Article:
If You're a Comcast Subscriber, Prepare to Lose Access to Local TV Stations
An ongoing carriage dispute could result in the loss of 200 channels before January.
In today's world, there are several different options to watch TV—some might say too many. While you're now able to cherry-pick your services depending on the content you're most interested in, you sometimes end up subscribing to cable and streaming platforms that add up to more than you'd like to be paying. And these services can still sometimes let you down, with the shows, movies, and even channels you rely on suddenly disappearing. Now, Comcast subscribers risk losing access to local TV stations. Read on to learn more about this ongoing dispute, and which channels are on the chopping block.
Several cable TV subscribers have faced potential blackouts.
It feels like we're constantly heading about carriage disputes, as networks and providers butt heads when it comes to pricing and contract negotiations. Several of these disputes recently made headlines, the latest of which was between Fox and DirecTV.
On Nov. 27, Fox began warning DirecTV customers that they might lose Fox programming due to an ongoing contract dispute, per The Hollywood Reporter. Access was intended to be removed on Dec. 2, but thankfully an agreement was reached before a blackout (the term used when previously scheduled programing isn't aired in certain markets) could happen. On Dec. 3, Deadline reported that the two companies agreed to a short-term extension to continue negotiations and avoid the removal of networks and local stations.
Back in October, Verizon told its Fios TV customers that negotiations were proving difficult with Nexstar Media Group. This actually led to a blackout of 15 different channels in 12 major metro markets, but an agreement was finally reached at the end of the month, The Providence Journal reported.
Now, yet another carriage dispute is emerging—once again with Nexstar—and it could cost viewers roughly 200 channels.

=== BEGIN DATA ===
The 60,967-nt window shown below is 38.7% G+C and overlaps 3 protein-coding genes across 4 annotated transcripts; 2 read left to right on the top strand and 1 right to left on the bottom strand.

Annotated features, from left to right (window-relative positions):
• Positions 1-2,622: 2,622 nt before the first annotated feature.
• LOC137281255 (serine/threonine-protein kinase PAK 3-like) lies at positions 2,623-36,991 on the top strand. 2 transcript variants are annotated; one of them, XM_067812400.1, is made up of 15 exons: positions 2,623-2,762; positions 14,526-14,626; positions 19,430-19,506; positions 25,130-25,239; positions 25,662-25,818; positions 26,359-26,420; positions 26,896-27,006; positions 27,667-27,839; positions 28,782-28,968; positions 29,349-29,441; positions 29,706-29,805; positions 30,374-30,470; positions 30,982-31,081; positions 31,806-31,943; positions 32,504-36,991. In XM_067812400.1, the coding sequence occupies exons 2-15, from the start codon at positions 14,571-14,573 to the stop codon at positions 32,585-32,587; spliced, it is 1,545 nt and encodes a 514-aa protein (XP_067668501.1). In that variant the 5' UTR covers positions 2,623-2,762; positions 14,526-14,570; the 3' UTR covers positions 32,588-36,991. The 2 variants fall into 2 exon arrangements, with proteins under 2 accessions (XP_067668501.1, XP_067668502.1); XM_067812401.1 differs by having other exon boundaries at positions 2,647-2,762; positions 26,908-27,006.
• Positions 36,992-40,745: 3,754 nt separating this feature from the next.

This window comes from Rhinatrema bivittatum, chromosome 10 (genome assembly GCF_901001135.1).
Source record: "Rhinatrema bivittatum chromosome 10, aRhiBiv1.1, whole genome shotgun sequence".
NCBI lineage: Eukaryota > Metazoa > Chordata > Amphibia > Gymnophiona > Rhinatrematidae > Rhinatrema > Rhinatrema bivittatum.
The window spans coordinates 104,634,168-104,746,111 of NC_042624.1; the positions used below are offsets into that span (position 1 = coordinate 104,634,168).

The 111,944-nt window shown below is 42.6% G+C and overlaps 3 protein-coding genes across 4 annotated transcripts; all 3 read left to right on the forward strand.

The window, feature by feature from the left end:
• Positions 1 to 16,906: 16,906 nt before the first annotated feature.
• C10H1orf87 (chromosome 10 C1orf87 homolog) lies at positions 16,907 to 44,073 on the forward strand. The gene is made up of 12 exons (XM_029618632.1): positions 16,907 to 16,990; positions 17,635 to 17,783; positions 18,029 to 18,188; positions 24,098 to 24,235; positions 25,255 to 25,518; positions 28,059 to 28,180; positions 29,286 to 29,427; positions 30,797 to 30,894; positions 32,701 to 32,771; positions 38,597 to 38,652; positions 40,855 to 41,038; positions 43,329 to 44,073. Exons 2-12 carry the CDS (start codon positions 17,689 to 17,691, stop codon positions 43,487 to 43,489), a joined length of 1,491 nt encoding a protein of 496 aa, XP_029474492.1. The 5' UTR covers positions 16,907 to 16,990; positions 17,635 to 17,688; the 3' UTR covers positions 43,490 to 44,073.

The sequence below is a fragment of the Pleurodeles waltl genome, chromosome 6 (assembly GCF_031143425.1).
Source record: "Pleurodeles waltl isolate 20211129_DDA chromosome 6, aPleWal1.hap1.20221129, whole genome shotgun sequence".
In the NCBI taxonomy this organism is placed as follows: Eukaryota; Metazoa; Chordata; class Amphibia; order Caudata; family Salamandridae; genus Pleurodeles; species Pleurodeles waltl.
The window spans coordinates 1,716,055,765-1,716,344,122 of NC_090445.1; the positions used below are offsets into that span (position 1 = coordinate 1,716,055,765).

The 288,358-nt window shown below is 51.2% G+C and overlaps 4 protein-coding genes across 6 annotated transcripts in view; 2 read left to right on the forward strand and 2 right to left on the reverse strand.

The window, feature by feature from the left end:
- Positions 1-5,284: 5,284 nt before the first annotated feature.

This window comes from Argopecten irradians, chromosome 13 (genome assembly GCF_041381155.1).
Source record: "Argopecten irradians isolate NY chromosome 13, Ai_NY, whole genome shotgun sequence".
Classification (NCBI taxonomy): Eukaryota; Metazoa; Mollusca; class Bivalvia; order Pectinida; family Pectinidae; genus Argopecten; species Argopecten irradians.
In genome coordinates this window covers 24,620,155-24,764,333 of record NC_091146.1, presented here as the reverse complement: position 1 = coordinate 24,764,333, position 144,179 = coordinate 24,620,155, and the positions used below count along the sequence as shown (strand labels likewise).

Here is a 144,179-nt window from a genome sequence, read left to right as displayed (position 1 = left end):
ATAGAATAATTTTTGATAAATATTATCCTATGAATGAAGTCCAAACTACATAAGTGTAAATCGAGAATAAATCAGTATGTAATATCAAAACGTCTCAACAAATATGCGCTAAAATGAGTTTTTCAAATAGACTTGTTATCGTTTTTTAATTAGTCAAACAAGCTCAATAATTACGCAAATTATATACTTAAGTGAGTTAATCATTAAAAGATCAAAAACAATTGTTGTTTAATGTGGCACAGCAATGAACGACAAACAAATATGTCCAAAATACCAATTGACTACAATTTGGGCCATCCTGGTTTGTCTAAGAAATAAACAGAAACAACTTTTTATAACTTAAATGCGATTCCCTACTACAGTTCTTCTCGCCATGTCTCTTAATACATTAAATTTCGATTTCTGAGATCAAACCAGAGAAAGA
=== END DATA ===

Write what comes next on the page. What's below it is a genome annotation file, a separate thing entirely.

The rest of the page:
There are two driving forces behind the latest carriage dispute.
Subscribers to Comcast's Xfinity service across the country may soon be without their local news channels and sports programming.
According to The Desk, the issue is the result of a carriage dispute between Nexstar Media Group and Comcast, which customers were first warned of on Dec. 10. There are two major components to the dispute, per The Desk: the prices Comcast is required to pay Nexstar to carry local stations and digital networks, as well as an ongoing lawsuit about Nexstar's management of a channel in New York City (WPIX-TV).
Viewers could lose access before the end of the year.
According to The TV Answer Man, viewers have already been alerted to this issue, but no date has been confirmed for when the companies' agreement expires. However, the last deal was signed on Dec. 31, 2019, and agreements usually end on or around that same calendar day, the outlet reported. With that in mind, there's still some time for Nexstar and Comcast to come to an agreement—but the situation is serious.
"COMCAST Subscribers: WFLA (The Nexstar-owned NBC station in Tampa Bay, Florida) could be forced off your line-up, and important programming you pay for could disappear," a customer alert states, per The TV Answer Man. The warning goes on to explain the existing contract with Comcast and that the need to establish a new agreement to keep the channel available.
"WFLA has presented a proposal for fair value based on the importance and value our programming brings our viewers," the alert continues. "Despite our tireless efforts, COMCAST has refused our fair offer and is making negotiations very difficult. Our offer is fair. And now they may hold you, the subscriber, hostage. It's not right."
Nexstar owns almost 200 stations, including local channels in Texas, Colorado, Arkansas, Oklahoma, North Carolina, Hawaii, California, Nevada, Oregon, Missouri, New Mexico, Florida, Kansas, and Virginia, among others, according to The Desk.
Also on the chopping block are digital networks like Antenna TV, Rewind TV, Court TV, Laff, Grit, Bounce, TBD TV, and Ion Television, the outlet reports, which will disappear if an agreement can't be reached. The same goes for Nexstar's recently launched cable channel, NewNation.
The WPIX channel has already been pulled.
Last week, WPIX (a CW station) was officially pulled in the tri-state area, The Desk reported, although those in New York City still have access to Charter's Spectrum TV service.
Issues with WPIX date back to 2021, when Comcast filed a complaint with the Federal Communications Commission (FCC), The Desk reported. The channel was divested when Nexstar acquired Tribune Media, and it now operates WPIX with Mission Broadcasting, under a local marketing agreement.
Comcast believes the local marketing agreement with Mission allows Nexstar "to skirt federal ownership rules without technically owning the stations." The issue resulted in a lawsuit that is still pending, with both companies ordered to provide evidence by June 2023.